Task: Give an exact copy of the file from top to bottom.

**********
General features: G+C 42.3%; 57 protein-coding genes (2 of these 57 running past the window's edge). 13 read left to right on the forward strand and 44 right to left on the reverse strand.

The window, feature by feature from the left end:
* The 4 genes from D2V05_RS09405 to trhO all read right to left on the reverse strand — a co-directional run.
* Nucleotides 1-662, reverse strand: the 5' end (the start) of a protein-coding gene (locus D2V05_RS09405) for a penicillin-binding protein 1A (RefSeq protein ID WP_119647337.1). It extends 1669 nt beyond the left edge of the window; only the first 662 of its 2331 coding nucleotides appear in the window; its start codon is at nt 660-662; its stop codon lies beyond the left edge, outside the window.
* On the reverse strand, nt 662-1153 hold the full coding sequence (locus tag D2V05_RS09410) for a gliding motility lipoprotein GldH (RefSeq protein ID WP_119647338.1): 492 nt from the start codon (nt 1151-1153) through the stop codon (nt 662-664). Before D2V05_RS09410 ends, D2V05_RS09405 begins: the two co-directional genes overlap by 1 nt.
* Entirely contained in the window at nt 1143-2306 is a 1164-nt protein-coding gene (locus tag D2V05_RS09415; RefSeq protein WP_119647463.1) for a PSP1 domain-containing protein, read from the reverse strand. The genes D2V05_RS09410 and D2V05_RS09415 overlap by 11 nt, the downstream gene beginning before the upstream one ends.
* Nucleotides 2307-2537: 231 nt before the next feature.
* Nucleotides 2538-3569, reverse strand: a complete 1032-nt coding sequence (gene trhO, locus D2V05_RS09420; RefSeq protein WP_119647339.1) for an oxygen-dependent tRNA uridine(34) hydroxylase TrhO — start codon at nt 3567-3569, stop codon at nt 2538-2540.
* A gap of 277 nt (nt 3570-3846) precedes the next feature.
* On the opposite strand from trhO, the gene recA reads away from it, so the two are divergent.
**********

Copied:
General features: G+C 42.3%; 57 protein-coding genes (2 of these 57 running past the window's edge). 13 read left to right on the forward strand and 44 right to left on the reverse strand.

The window, feature by feature from the left end:
* The 4 genes from D2V05_RS09405 to trhO all read right to left on the reverse strand — a co-directional run.
* Nucleotides 1-662, reverse strand: the 5' end (the start) of a protein-coding gene (locus D2V05_RS09405) for a penicillin-binding protein 1A (RefSeq protein ID WP_119647337.1). It extends 1669 nt beyond the left edge of the window; only the first 662 of its 2331 coding nucleotides appear in the window; its start codon is at nt 660-662; its stop codon lies beyond the left edge, outside the window.
* On the reverse strand, nt 662-1153 hold the full coding sequence (locus tag D2V05_RS09410) for a gliding motility lipoprotein GldH (RefSeq protein ID WP_119647338.1): 492 nt from the start codon (nt 1151-1153) through the stop codon (nt 662-664). Before D2V05_RS09410 ends, D2V05_RS09405 begins: the two co-directional genes overlap by 1 nt.
* Entirely contained in the window at nt 1143-2306 is a 1164-nt protein-coding gene (locus tag D2V05_RS09415; RefSeq protein WP_119647463.1) for a PSP1 domain-containing protein, read from the reverse strand. The genes D2V05_RS09410 and D2V05_RS09415 overlap by 11 nt, the downstream gene beginning before the upstream one ends.
* Nucleotides 2307-2537: 231 nt before the next feature.
* Nucleotides 2538-3569, reverse strand: a complete 1032-nt coding sequence (gene trhO, locus D2V05_RS09420; RefSeq protein WP_119647339.1) for an oxygen-dependent tRNA uridine(34) hydroxylase TrhO — start codon at nt 3567-3569, stop codon at nt 2538-2540.
* A gap of 277 nt (nt 3570-3846) precedes the next feature.
* On the opposite strand from trhO, the gene recA reads away from it, so the two are divergent.